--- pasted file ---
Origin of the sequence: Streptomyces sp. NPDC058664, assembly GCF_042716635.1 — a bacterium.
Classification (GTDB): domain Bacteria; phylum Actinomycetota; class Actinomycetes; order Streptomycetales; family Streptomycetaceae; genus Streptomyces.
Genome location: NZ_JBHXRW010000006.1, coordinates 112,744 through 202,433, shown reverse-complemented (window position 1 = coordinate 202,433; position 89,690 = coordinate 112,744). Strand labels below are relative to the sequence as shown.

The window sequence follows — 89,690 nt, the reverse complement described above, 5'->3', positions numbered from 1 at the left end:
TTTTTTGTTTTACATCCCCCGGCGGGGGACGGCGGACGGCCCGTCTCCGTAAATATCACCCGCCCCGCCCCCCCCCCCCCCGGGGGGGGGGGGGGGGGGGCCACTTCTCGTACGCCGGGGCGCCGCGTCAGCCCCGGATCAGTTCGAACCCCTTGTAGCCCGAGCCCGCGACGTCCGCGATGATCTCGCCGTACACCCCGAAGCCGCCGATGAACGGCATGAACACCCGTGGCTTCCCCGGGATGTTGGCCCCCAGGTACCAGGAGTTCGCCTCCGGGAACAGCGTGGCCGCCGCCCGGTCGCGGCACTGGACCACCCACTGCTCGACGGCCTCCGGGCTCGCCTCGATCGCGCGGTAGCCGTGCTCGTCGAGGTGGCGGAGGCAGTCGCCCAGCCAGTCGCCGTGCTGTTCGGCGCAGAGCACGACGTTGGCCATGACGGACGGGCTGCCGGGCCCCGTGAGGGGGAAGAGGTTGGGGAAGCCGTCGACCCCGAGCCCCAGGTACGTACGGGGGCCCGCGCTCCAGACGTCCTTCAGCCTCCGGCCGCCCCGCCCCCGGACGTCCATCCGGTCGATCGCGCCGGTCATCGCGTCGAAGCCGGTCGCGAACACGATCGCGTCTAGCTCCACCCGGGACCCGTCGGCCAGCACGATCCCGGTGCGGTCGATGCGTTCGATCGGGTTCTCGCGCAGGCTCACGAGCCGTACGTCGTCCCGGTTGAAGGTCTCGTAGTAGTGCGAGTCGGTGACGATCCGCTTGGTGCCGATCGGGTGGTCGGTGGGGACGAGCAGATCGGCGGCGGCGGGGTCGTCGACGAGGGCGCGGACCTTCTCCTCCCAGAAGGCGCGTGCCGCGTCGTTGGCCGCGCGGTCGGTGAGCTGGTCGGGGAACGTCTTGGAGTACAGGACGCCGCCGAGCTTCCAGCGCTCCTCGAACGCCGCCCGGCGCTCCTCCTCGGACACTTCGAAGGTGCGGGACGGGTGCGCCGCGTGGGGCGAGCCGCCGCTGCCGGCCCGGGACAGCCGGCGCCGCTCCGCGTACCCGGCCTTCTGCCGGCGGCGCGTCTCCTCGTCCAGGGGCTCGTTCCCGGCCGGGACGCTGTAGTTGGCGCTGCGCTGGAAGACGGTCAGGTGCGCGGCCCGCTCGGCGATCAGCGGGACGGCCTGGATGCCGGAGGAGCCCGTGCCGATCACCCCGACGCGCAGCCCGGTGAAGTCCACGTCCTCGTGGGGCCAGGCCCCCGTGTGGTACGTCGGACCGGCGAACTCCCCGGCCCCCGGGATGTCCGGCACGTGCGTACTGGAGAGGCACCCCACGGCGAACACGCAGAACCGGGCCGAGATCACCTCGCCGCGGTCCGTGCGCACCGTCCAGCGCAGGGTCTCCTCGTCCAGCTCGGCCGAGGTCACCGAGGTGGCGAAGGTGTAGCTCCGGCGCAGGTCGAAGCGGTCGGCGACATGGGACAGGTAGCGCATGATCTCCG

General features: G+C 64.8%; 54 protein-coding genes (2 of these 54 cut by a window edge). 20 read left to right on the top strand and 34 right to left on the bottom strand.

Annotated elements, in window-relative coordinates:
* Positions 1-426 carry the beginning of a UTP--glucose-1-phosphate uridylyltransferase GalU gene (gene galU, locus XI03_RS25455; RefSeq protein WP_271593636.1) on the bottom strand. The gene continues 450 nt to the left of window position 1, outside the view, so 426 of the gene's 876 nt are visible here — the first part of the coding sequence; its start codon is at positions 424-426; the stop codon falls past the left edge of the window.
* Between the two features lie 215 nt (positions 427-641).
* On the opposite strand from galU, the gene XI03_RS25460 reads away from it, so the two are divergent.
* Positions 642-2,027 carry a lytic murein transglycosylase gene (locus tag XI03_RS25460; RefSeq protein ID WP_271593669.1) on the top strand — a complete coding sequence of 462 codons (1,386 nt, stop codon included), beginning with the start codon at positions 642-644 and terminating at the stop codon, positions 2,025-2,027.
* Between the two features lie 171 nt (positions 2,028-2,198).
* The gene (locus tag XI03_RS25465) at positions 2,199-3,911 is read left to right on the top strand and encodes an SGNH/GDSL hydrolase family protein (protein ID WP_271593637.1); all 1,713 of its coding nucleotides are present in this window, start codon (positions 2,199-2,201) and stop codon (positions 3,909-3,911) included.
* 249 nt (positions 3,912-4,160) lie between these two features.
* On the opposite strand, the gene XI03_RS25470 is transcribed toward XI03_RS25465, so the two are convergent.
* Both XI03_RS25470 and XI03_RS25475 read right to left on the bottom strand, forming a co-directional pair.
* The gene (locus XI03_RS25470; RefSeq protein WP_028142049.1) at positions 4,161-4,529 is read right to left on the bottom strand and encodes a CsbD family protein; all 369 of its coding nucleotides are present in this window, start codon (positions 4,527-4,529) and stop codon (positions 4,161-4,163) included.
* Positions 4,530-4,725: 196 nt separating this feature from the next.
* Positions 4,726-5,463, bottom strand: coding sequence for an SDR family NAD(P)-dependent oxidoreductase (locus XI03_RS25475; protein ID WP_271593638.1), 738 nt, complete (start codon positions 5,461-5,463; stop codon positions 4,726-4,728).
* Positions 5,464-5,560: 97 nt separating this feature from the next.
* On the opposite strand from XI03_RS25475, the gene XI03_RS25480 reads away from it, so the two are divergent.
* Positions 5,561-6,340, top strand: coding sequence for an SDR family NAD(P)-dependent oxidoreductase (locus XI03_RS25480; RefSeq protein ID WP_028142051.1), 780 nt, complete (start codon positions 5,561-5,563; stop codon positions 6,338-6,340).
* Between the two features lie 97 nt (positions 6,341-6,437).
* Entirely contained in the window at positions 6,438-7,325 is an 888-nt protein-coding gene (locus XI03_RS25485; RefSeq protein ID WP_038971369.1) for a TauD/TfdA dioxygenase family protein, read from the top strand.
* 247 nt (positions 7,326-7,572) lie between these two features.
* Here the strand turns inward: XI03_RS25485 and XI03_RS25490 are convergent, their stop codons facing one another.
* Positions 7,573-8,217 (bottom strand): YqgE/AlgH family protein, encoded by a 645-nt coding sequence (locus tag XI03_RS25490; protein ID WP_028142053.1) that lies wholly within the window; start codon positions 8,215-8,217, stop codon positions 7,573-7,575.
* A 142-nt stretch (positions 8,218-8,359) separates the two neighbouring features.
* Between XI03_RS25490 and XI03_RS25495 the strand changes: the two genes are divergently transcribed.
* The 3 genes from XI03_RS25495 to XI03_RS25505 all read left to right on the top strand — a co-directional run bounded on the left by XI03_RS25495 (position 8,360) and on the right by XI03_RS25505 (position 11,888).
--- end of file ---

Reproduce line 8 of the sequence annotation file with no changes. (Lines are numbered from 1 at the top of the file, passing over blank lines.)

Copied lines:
* Positions 1-426 carry the beginning of a UTP--glucose-1-phosphate uridylyltransferase GalU gene (gene galU, locus XI03_RS25455; RefSeq protein WP_271593636.1) on the bottom strand. The gene continues 450 nt to the left of window position 1, outside the view, so 426 of the gene's 876 nt are visible here — the first part of the coding sequence; its start codon is at positions 424-426; the stop codon falls past the left edge of the window.